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Bones by Edgar Wallace


Being Further Adventures in Mr. Commissioner Sanders' Country


subjects: Crime & Mystery Fiction

series: Sanders (#5)

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It is a time when the major world powers are vying for colonial honors, a time of ju-ju, witch doctors, and an uneasy peace with Bosambo, impressive chief of the Ochori. When Commissioner Sanders goes on leave, the trusty Lieutenant Hamilton takes over administration of the African territories. However, yet again, the trouble-prone Francis Augustus Tibbetts, known as Bones, while meaning to assist, only manages to spread his own unique style of innocent and endearing mischief.

227 pages with a reading time of ~3.50 hours (56851 words), and first published in 1915. This DRM-Free edition published by epubBooks, .

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Sanders turned to the rail and cast a wistful glance at the low-lying shore. He saw one corner of the white Residency, showing through the sparse isisi palm at the end of the big garden–a smudge of green on yellow from this distance.

“I hate going–even for six months,” he said.

Hamilton of the Houssas, with laughter in his blue eyes, and his fumed-oak face–lean and wholesome it was–all a-twitch, whistled with difficulty.

“Oh, yes, I shall come back again,” said Sanders, answering the question in the tune. “I hope things will go well in my absence.”

“How can they go well?” asked Hamilton, gently. “How can the Isisi live, or the Akasava sow his barbarous potatoes, or the sun shine, or the river run when Sandi Sitani is no longer in the land?”

“I wouldn’t have worried,” Sanders went on, ignoring the insult, “if they’d put a good man in charge; but to give a pudden-headed soldier—-”

“We thank you!” bowed Hamilton.

”—-with little or no experience—-”

“An insolent lie–and scarcely removed from an unqualified lie!” murmured Hamilton.

“To put him in my place!” apostrophized Sanders, tilting back his helmet the better to appeal to the heavens.

”‘Orrible! ‘Orrible!” said Hamilton; “and now I seem to catch the accusing eye of the chief officer, which means that he wants me to hop. God bless you, old man!”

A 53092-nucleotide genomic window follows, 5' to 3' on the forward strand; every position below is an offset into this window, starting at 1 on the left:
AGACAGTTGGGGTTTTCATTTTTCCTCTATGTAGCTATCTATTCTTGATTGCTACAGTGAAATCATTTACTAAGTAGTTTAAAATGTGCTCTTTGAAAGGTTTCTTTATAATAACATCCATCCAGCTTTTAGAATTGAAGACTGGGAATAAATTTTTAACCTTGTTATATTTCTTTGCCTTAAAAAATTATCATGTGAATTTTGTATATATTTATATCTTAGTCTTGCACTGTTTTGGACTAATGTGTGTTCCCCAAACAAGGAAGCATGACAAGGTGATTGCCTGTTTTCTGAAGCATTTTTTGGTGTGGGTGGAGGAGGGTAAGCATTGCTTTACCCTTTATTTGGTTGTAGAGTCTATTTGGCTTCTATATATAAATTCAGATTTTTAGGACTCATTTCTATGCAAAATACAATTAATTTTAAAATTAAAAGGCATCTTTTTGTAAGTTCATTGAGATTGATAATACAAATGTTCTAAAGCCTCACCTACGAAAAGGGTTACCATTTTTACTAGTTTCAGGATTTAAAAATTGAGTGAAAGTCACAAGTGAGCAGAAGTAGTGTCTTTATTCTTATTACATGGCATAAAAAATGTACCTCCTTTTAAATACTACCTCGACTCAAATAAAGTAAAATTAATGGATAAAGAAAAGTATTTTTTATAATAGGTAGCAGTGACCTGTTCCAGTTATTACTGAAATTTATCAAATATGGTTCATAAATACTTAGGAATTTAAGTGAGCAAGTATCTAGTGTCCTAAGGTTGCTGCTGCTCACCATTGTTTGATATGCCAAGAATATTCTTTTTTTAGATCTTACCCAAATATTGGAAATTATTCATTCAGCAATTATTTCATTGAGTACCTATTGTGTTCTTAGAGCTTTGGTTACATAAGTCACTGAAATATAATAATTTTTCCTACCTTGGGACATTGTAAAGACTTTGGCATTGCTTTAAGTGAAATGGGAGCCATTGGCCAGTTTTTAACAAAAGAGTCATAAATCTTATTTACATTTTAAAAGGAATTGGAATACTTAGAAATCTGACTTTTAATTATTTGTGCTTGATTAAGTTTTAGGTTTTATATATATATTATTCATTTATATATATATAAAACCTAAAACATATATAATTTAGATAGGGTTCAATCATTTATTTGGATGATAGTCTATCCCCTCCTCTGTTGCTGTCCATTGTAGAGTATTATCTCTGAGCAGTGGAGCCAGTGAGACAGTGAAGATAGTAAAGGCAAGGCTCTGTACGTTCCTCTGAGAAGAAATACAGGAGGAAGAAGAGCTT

His sinewy paw caught the other’s in a grip that left both hands numb at the finish.

“Keep well,” said Sanders in a low voice, his hand on Hamilton’s back, as they walked to the gangway. “Watch the Isisi and sit on Bosambo–especially Bosambo, for he is a mighty slippery devil.”

“Leave me to deal with Bosambo,” said Hamilton firmly, as he skipped down the companion to the big boat that rolled and tumbled under the coarse skin of the ship.

“I am leaving you,” said Sanders, with a chuckle.

He watched the Houssa pick a finnicking way to the stern of the boat; saw the solemn faces of his rowmen as they bent their naked backs, gripping their clumsy oars. And to think that they and Hamilton were going back to the familiar life, to the dear full days he knew! Sanders coughed and swore at himself.

“Oh, Sandi!” called the headman of the boat, as she went lumbering over the clear green swell, “remember us, your servants!”

“I will remember, man,” said Sanders, a-choke, and turned quickly to his cabin.

Hamilton sat in the stern of the surf-boat, humming a song to himself; but he felt awfully solemn, though in his pocket reposed a commission sealed redly and largely on parchment and addressed to: “Our well-beloved Patrick George Hamilton, Lieutenant, of our 133rd 1st Royal Hertford Regiment. Seconded for service in our 9th Regiment of Houssas–Greeting….”

“Master,” said his Kroo servant, who waited his landing, “you lib for dem big house?”

“I lib,” said Hamilton.

“Dem big house,” was the Residency, in which a temporarily appointed Commissioner must take up his habitation, if he is to preserve the dignity of his office.

“Let us pray!” said Hamilton earnestly, addressing himself to a small snapshot photograph of Sanders, which stood on a side table. “Let us pray that the barbarian of his kindness will sit quietly till you return, my Sanders–for the Lord knows what trouble I’m going to get into before you return!”

The incoming mail brought Francis Augustus Tibbetts, Lieutenant of the Houssas, raw to the land, but as cheerful as the devil–a straight stick of a youth, with hair brushed back from his forehead, a sun-peeled nose, a wonderful collection of baggage, and all the gossip of London.

“I’m afraid you’ll find I’m rather an ass, sir,” he said, saluting stiffly. “I’ve only just arrived on the Coast an’ I’m simply bubbling over with energy, but I’m rather short in the brain department.”

Hamilton, glaring at his subordinate through his monocle, grinned sympathetically.

“I’m not a whale of erudition myself,” he confessed. “What is your name, sir?”

“Francis Augustus Tibbetts, sir.”

“I shall call you Bones,” said Hamilton, decisively.

Lieut. Tibbetts saluted. “They called me Conk at Sandhurst, sir,” he suggested.

“Bones!” said Hamilton, definitely.

“Bones it is, skipper,” said Mr. Tibbetts; “an’ now all this beastly formality is over we’ll have a bottle to celebrate things.” And a bottle they had.

It was a splendid evening they spent, dining on chicken and palm-oil chop, rice pudding and sweet potatoes. Hamilton sang, “Who wouldn’t be a soldier in the Army?” and–by request–in his shaky falsetto baritone, “My heart is in the Highlands”; and Lieut. Tibbetts gave a lifelike imitation of Frank Tinney, which convulsed, not alone his superior officer, but some two-and-forty men of the Houssas who were unauthorized spectators through various windows and door cracks and ventilating gauzes.